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The Coming Of The Green

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Carol Bossard

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Easter parades are over; a total solar eclipse before us. Birds are returning. I heard, in late February, that a friend had seen two bears, locally, and another friend mentioned the return of her bluebirds.  The bluebirds were a welcome sign, but we hoped the bears would stay away until May. However, one or two have already come by, briefly, and so we will soon be moving the big seed cans into our storage shed.  This means some inconvenience for me --- up our hilly lawn and around to the back of the out-building. But the exercise is probably a good thing and certainly better than allowing an ursine sunflower seed orgy on our sidewalk. Hopefully, those early bluebirds will find enough buggy food to satisfy their spring optimism.

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Do you know what a vernal pool is? In the woods on our farm, there were little pools that held water only for the spring season. By mid-summer they had dried up. But for a little while, they glimmered and rippled like tiny lakes, surrounded by mossy stones, and inhabited,just briefly, by tiny frogs, darting water insects and,maybe,possibly, wood faeries. They reflected carpets of violets and starry bloodroot blossoms.  And on a nearby slope, in slightly drier terrain, there was a hillside of white trilliums.  These 3-lobed trumpets must line the path leading to Heaven, they are so beautiful. In a slightly different terrain,the sandy soil in my brother’s woods (only 3 miles away) we used to find creeping arbutus, a delicate pink flower with a lovely fragrance. Vernal pools, opening wild flowers and a variety of mosses, all greening my little portion of earth.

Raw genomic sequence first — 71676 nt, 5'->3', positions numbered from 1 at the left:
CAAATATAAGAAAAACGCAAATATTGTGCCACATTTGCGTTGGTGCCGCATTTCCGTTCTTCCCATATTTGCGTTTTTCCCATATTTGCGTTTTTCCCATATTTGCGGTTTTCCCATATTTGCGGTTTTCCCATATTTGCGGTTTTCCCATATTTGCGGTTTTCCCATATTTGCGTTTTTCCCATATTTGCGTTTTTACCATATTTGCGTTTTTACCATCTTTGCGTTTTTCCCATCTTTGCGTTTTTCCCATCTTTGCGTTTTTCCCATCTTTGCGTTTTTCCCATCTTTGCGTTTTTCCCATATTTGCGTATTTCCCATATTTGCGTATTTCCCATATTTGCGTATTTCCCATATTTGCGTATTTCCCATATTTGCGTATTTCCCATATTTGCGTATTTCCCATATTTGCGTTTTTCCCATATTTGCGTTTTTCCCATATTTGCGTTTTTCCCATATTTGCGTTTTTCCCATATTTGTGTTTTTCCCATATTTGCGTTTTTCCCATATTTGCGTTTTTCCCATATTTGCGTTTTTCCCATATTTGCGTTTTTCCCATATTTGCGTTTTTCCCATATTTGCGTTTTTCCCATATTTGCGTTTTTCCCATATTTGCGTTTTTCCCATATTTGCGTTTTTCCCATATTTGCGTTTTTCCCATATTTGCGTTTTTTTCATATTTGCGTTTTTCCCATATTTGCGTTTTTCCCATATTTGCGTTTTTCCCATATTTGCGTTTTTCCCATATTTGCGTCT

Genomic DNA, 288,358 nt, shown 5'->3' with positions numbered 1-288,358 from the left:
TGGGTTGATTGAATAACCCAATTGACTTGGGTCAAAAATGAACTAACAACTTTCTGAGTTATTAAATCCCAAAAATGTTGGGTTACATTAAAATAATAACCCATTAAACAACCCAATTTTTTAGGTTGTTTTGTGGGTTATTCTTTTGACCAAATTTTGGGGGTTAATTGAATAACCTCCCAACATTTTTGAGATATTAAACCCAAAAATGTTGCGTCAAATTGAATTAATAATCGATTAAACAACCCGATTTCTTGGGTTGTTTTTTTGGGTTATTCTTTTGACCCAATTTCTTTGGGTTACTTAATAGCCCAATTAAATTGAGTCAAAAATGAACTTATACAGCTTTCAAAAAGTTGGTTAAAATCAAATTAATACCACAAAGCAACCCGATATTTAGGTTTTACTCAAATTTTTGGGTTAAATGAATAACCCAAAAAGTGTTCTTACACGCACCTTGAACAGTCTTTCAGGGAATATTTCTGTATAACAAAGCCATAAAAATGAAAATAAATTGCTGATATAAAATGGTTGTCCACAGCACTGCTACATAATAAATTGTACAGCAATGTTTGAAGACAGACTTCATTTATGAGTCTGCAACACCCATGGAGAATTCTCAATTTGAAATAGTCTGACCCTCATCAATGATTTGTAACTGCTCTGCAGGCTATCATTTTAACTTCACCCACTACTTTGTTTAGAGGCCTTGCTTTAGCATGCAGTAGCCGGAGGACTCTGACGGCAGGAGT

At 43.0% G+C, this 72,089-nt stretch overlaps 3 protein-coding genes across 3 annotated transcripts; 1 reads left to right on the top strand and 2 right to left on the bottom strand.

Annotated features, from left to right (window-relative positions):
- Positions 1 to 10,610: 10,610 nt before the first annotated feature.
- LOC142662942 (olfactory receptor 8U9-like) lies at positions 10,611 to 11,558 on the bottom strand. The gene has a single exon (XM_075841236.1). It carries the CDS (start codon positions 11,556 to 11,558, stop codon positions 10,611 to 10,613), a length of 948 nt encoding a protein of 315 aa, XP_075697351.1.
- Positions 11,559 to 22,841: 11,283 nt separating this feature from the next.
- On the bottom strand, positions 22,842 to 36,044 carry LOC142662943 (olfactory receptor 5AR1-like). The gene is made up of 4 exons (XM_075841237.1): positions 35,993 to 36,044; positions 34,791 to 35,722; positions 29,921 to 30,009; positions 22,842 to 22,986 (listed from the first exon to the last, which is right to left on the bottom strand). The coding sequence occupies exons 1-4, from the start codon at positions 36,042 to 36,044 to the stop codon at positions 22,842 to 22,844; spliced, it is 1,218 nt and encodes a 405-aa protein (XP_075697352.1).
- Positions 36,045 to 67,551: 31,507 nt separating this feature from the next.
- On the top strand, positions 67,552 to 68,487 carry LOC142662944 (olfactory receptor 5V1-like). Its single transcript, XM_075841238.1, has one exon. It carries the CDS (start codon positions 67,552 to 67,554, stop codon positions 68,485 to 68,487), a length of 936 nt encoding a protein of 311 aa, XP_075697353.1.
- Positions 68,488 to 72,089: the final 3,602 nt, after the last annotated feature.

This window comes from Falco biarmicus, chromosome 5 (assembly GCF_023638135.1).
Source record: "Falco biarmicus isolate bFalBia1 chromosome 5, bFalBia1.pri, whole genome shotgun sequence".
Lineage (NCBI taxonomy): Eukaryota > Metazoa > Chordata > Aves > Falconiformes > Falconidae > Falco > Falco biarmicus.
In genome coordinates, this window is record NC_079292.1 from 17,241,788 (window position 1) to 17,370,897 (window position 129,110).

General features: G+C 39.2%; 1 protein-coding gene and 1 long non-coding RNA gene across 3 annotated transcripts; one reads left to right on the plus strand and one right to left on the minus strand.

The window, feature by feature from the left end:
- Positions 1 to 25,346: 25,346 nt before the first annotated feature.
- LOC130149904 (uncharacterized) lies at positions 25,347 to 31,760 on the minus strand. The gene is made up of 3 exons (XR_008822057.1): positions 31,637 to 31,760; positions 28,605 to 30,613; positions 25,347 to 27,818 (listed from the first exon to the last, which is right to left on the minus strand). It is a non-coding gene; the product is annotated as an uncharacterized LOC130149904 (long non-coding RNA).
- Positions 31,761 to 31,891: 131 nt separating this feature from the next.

As lawns lose their winter brown, and the trees show the beginnings of leaves, it is good to just get outside. Andy Morris,* a regional poet, says this about the spring of the year in an aging world: “Kneeling down to feel the fresh green grass, I found, lying just beneath it, white as bone, a ghost of grass from a summer past, long since mown I held in my hand like so much paper, or even less than that, a milky vapor.  And I thought of how age gives way to youth.  And how truth is but the mulch for further truth.  And I thought of how my life is but ashes, little more than a fading blade of grass.   But when I looked again upon the scene, and remembered what I felt when at first, I knelt, and took the time to celebrate the green.” Celebrating the small bits of new life brightens my day.  The seasons of fall and winter, and realization of aging may dim our spirits briefly, but we are restored by the whole, panoramic view of increasing “green”.